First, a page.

July 10, 2015, Page 22
Prize-winning Tunisia’s Memoir evokes beauty and brutality
WASHINGTON – With its natural beauty, rich history and democratic transition, Tunisia has everything going for it. Yet, its progress belies simmering pockets of dissent; more than 3,000 young Tunisians are said to have joined the Islamic State (ISIS) and terrorists have attacked tourists at the Bardo Museum and in Sousse.
After launching the “Arab spring”, which withered everywhere else, Tunisia, the poster child for progress, now grasps tightly the reins of forward momentum.
Before the terrorists struck, ISIS brazenly tweeted “two lions are on the attack”. Indeed, lions starred in some ugly ancient Tunisian history; 72 kilometres south in the coastal town of El Djem, third-century Romans released lions to kill each other or gladiator slaves for sport in an amphitheatre that seated 35,000 people.
This vast venue of ghoulish entertainment remains largely intact and is a World Heritage Site. In heraldic decor worldwide, lions convey bravery, strength and royalty. Indeed Tunisia’s coat of arms features a lion holding a sword representing order. And so, the lion’s image conjures both positive and negative connotations.
Tunisia’s Memoir, a stunning work by glass artist Corinne Whitlatch, has just been awarded third place in the 2015 Juried Regional Exhibition at the Hill Center Galleries in Washington. The judge was Mark Leithauser, senior curator and chief of design at Washington’s National Gallery of Art, who selected Whitlatch’s work out of 100 pieces on show.
“Corinne’s work is inspirational,” said Hill Center Director Nicky Cymrot. “It reflects not only her exquisite artist’s sensibility but impressive craftsmanship to use minute pieces of glass and other materials and make it look seamless.”
At about 80 centimetres and framed in interlocking 8-point stars, Tunisia’s Memoir features an imposing mosaic lion as the focal point, based on one Whitlatch saw years ago at Tunis’s Bardo Museum. “The lion is a powerful symbol,” she said. “Of all the incredible mosaics I saw in Tunisia, this image struck me as so evocative of both the beauty and brutality of Roman rule in Tunisia, so I knew I needed to build this composition around it.”
The hammered and pierced brass and copper are characteristic elements of her work. Whitlatch explained that carved plaster in the Mausoleum of Sidi Sahbi inspired the interlaced Islamic design. The indigo pigment acknowledges the indigenous Tuareg Berber people. The pressed plants were preserved in her guidebook, and she collected the gypsum, metal trinkets and ceramics. Other shards are from Turkey and Jerusalem. She found the aqua slab glass, ingeniously attached to a “hand of Fatima”, on a beach near Caesarea and guessed it may be from ancient glass-making along the Lebanese coast.
The materials’ origins offer surprising stories: the coral came from a necklace given to her by PLO Chairman Yasser Arafat, whom she met in Tunis in 1987 when travelling with a peace activist group. Whitlatch visited Tunisia again in 2010. “When the ‘Arab spring’ started,” she said, “I thought that given the level of education of the people we’d met, political reform had the greatest chance to succeed in Tunisia, and I still haven’t given up hope.”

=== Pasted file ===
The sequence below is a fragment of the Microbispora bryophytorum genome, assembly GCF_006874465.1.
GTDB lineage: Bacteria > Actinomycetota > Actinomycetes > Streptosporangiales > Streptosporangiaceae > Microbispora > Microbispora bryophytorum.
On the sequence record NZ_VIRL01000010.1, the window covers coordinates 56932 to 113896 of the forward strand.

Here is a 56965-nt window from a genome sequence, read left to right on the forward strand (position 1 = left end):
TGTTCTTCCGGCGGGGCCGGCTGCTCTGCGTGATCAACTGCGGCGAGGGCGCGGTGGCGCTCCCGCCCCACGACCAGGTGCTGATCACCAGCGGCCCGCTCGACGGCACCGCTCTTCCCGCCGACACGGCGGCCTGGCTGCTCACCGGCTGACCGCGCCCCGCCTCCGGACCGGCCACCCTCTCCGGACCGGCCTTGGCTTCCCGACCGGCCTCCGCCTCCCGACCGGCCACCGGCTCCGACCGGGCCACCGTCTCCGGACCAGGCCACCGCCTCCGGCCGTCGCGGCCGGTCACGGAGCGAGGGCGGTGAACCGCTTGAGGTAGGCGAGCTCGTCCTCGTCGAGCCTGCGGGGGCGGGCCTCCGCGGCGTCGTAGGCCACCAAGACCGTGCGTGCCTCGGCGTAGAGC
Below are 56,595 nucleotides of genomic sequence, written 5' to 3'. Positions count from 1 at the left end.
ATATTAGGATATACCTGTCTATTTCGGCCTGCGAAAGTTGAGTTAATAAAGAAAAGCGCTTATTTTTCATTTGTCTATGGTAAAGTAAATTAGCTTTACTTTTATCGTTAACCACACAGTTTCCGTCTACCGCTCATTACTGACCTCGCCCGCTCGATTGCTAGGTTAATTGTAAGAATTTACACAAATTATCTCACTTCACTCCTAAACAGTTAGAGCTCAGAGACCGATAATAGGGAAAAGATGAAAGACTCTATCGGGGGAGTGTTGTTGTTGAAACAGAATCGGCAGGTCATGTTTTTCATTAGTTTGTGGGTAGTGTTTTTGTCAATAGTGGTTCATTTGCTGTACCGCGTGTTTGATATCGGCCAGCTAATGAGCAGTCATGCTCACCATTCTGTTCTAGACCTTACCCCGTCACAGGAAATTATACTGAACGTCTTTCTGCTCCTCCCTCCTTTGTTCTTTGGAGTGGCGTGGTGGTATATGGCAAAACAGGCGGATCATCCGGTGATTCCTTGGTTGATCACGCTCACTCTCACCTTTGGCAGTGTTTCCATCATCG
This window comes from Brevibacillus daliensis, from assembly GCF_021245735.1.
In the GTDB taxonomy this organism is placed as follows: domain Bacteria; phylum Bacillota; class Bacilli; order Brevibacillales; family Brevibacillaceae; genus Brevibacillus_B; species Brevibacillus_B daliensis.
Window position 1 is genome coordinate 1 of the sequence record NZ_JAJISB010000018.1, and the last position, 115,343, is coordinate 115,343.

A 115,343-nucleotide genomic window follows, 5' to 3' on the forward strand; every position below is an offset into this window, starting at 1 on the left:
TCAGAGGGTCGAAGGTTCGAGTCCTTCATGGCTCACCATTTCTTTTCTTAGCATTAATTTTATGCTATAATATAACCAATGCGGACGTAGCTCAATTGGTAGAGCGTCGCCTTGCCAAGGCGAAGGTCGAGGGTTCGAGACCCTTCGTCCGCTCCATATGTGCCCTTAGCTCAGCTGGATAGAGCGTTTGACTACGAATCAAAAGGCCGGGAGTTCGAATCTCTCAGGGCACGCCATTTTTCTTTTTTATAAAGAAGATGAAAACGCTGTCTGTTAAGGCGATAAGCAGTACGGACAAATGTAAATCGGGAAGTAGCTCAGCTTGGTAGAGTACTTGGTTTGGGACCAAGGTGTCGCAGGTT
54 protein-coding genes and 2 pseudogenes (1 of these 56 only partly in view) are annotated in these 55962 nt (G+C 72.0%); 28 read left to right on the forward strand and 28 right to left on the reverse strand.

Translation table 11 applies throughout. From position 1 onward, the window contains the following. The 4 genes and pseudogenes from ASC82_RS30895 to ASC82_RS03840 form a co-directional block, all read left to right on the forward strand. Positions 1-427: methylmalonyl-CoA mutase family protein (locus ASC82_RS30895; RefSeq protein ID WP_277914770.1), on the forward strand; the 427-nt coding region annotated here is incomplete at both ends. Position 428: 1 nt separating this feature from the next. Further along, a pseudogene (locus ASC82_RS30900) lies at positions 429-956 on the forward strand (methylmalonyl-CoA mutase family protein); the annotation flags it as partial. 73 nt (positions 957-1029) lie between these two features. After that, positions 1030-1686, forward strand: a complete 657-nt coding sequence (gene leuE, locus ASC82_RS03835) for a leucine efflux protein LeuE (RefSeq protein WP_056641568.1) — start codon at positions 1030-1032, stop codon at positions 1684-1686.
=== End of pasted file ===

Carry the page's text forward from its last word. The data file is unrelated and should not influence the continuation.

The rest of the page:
Whitlatch worked for 21 years as director of Churches for Middle East Peace (CMEP). Representing numerous Christian denominations, she promoted awareness about Middle East issues and advocated CMEP’s policy platform: justice for Palestinians, a shared Jerusalem and comprehensive peace.
Whitlatch led delegations to Egypt, Iran, Israel, Jordan, Lebanon, Syria, the Palestinian territories, Tunisia and Turkey to meet religious and political leaders, including Syrian President Bashar Assad at the request of Syria’s Christian community. Beyond the agenda, she ensured that members experienced the national culture, through home-stays, day-trips and museum visits.
In 1998 she also spent a two-month sabbatical in Bethlehem, teaching adult students to craft items for the tourist market using broken bottles and glass.
Whitlatch’s artwork reflects her study of Islamic ornamentation, appreciation of Middle Eastern culture and a deep sadness about the region’s intractable turmoil. She brilliantly weaves “found objects” into her artwork, evoking the region’s diversity, conflicts and cultural heritage.
Damascus Inflamed is a dramatic interpretation of Syria’s wartime violence and destruction. Whitlatch celebrates Syrian marquetry and brass arts with the 12 points representing different communities and the focal point celebrating the old city’s architecture.
Hebron Architecture of Fire and Water evokes the story of God saving Abraham from Nimrod’s pyre by transforming fire into water and embers into fish; fruits signify hope for abundance. The outer white arches reflect old city architecture. Scraps of broken cobalt, cast medallions and fish were gifts from local glassblowers.
Beit Jala Besieged memorialises the destruction of homes during fighting across the West Bank’s Gilo ravine in 1991 including shards of a broken vase from the floor of the Orthodox Youth Centre.
Jerusalem addresses Israel’s sovereign claim. The blue surrounding the Star of David symbolises the Dome of the Rock and the diminutive lamb represents the shrinking Christian community as flames leap from the rose medallion.
Whitlatch’s artwork appears in numerous juried exhibitions. She accepts private commissions. Her work can be seen online at www.corinnewhitlatch.com.
—Najwa Margaret Saad
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